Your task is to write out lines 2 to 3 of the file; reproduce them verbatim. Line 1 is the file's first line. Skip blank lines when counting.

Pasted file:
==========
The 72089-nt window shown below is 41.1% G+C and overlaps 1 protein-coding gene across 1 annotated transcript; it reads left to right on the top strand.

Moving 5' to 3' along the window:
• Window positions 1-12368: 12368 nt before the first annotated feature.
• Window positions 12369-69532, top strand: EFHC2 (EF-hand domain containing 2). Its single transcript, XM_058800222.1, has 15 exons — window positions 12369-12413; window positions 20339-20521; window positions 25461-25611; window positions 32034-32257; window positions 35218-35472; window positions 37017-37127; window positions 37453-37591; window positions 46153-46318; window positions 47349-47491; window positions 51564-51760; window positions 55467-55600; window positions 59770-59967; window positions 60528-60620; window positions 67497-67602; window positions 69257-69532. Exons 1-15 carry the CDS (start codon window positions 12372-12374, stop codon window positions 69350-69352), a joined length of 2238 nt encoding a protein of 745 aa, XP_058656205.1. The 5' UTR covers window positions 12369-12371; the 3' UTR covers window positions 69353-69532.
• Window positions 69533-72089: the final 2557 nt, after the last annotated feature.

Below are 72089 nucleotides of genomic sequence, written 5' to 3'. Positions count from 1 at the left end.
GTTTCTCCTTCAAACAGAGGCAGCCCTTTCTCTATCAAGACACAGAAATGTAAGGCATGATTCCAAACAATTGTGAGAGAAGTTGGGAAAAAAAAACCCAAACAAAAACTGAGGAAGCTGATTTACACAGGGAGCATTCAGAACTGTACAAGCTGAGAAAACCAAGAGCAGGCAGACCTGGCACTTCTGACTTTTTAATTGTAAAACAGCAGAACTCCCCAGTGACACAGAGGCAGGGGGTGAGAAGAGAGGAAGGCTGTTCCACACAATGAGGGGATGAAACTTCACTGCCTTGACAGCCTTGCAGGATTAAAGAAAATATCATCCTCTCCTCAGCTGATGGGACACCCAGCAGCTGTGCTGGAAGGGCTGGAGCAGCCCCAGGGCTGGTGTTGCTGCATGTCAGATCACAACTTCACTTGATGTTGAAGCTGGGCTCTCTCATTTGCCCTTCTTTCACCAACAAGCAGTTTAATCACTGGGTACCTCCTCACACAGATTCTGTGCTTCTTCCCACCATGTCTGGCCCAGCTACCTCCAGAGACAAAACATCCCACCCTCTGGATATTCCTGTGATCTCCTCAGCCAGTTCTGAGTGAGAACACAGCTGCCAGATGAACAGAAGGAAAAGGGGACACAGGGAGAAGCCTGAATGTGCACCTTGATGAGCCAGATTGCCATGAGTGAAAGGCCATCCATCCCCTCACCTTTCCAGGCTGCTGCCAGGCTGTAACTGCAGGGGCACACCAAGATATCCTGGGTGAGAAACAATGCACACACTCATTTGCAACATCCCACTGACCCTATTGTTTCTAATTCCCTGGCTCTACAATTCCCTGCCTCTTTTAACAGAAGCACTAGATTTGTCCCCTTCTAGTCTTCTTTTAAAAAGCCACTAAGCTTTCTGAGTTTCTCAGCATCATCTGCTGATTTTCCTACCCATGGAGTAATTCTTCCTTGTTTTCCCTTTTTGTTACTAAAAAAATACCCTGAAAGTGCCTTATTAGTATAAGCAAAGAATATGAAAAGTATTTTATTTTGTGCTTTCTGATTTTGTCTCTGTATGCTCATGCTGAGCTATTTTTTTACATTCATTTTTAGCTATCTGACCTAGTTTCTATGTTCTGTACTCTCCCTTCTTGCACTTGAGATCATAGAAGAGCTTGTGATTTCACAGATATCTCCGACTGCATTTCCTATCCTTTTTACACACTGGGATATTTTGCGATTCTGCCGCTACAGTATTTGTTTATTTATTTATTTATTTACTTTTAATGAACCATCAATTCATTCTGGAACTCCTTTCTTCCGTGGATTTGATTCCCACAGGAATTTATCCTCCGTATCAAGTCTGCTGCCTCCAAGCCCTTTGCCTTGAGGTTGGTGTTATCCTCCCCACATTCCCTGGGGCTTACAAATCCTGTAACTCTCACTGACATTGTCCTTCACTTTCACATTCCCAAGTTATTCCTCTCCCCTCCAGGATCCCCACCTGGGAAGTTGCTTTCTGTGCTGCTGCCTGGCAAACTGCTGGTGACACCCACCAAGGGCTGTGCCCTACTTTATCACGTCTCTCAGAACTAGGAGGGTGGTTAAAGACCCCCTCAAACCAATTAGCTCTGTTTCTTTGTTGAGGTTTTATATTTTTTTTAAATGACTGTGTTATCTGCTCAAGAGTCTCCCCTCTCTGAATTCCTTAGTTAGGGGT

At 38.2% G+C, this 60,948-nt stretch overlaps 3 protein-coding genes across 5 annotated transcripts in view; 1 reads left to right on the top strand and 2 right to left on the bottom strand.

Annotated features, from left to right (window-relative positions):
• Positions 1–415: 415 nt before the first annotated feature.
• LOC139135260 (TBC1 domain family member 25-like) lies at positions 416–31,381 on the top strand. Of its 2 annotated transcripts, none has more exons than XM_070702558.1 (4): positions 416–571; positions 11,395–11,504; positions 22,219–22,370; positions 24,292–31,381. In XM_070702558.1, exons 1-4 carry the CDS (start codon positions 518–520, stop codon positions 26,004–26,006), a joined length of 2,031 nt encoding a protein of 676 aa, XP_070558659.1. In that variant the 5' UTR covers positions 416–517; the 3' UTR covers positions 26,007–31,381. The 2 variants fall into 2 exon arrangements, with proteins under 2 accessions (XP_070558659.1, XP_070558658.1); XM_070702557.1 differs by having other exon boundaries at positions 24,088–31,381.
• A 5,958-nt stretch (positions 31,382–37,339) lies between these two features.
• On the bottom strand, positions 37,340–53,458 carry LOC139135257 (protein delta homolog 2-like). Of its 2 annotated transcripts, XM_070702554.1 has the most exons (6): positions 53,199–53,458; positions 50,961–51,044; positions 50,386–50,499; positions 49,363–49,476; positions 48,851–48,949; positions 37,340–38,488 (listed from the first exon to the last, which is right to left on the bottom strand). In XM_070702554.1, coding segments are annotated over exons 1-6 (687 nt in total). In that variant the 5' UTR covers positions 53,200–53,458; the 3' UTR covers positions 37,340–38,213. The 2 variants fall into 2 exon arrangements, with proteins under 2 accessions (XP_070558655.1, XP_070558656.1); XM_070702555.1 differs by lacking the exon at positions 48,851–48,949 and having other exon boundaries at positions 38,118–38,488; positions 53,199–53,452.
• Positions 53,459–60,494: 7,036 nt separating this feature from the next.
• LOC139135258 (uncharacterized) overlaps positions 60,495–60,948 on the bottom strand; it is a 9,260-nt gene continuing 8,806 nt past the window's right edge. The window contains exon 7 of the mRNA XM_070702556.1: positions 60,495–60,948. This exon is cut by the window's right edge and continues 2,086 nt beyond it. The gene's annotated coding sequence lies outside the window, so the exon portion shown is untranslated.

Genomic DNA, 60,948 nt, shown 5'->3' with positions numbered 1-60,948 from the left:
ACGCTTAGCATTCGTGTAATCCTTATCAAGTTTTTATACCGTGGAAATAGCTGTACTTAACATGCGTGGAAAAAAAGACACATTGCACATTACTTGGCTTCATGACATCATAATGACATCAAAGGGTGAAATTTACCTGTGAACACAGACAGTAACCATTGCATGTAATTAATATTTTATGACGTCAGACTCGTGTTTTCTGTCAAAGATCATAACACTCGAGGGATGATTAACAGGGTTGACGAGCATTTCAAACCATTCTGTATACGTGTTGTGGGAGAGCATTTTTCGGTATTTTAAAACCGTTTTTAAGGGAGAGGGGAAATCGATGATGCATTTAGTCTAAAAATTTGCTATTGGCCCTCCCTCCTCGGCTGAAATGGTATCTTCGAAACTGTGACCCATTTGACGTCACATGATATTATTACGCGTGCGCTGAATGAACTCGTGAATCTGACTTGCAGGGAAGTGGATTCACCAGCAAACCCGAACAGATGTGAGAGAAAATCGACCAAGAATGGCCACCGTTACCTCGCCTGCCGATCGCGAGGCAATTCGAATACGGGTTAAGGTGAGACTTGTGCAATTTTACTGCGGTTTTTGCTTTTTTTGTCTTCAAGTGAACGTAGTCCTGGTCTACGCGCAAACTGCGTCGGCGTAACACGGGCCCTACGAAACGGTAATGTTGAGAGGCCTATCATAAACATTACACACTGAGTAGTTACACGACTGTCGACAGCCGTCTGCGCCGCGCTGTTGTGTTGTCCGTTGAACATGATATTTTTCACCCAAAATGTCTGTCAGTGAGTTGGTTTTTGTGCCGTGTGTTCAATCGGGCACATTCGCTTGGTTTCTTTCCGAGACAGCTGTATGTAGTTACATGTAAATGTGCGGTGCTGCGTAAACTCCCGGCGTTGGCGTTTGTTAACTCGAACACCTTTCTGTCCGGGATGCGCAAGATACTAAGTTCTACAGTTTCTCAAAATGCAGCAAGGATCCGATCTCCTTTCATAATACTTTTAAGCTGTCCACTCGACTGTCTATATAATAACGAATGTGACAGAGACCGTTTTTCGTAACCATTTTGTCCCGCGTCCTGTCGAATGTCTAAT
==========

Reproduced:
Moving 5' to 3' along the window:
• Window positions 1-12368: 12368 nt before the first annotated feature.